Some Observations About Jane Eyre and North and South Through Their Opening Chapters

First, it is important to note that North and Sound is written in the third person omniscient point of view. All characters are addressed by their names but we gain particular insight into the thoughts of Margaret Hale. This is notably different from the perspective seen in Jane Eyre, which is narrated in the first person. In addition, the way in which the books open and thrust readers into the narrative is markedly different: Jane Eyre opens with an introspective description of her day up until that point and her current situation at Gateshead; North and South however opens with dialogue as a way of introducing two characters at once. The novel also includes short titles and quotes underneath the chapter designations that give each chapter an episodic feel and suggest a theme or tone for the following chapter. North and South also features great moments of satire, which when provided in the third person omniscient perspective, add a humorous matter-of-factness to the statements. For instance, when describing Mrs. Hale’s reasons behind not attending the wedding, the narrator states that “As [Mr. Hale] had no money to equip his wife afresh, from head to toe, she would not show herself at her only sister’s only child’s wedding” (15). This kind of narration allows for the addition of opinions into the narrative; in North and South, these opinions are often related to the disdain of particular characters’ beliefs or lifestyles, as seen (for the most part) by Margaret’s character.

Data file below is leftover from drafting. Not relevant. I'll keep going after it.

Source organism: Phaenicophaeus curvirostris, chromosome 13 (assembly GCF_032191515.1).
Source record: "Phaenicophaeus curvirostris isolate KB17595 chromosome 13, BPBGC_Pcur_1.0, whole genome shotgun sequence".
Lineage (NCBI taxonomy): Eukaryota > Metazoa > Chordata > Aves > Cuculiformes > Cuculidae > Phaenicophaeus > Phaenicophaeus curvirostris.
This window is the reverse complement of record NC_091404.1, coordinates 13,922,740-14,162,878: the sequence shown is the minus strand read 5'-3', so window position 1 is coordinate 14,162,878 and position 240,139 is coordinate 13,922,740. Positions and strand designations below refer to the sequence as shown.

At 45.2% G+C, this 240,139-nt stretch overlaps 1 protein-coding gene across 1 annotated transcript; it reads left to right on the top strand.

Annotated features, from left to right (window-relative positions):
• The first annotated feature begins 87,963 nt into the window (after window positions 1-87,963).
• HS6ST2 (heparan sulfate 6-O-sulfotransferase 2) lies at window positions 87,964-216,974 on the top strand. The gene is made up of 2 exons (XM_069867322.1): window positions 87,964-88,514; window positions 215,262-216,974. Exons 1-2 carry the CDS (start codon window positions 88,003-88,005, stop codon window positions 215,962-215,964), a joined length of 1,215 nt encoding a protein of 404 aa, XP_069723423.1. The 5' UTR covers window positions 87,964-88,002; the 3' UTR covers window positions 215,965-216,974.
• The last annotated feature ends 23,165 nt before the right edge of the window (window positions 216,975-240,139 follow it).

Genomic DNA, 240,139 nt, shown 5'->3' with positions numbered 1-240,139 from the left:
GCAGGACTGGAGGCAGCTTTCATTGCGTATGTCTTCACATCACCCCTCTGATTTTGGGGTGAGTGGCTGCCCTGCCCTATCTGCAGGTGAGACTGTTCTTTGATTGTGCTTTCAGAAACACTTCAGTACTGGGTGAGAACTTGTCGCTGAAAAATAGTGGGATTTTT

Finally, one notable similarity seen in North and South, as it relates in Jane Eyre, is the distinction made between wilderness and impropriety, and refinement through education. The narrator remarks that Margaret was “brought, all untamed from the forest, to share the home, the play, and the lessons of her cousin Edith” (8). Once again we see a protagonist that is softened and refined in a place outside of her home and is placed, at least as a child, in another class in order to escape the “forest,” the wilderness, that might otherwise influence her.

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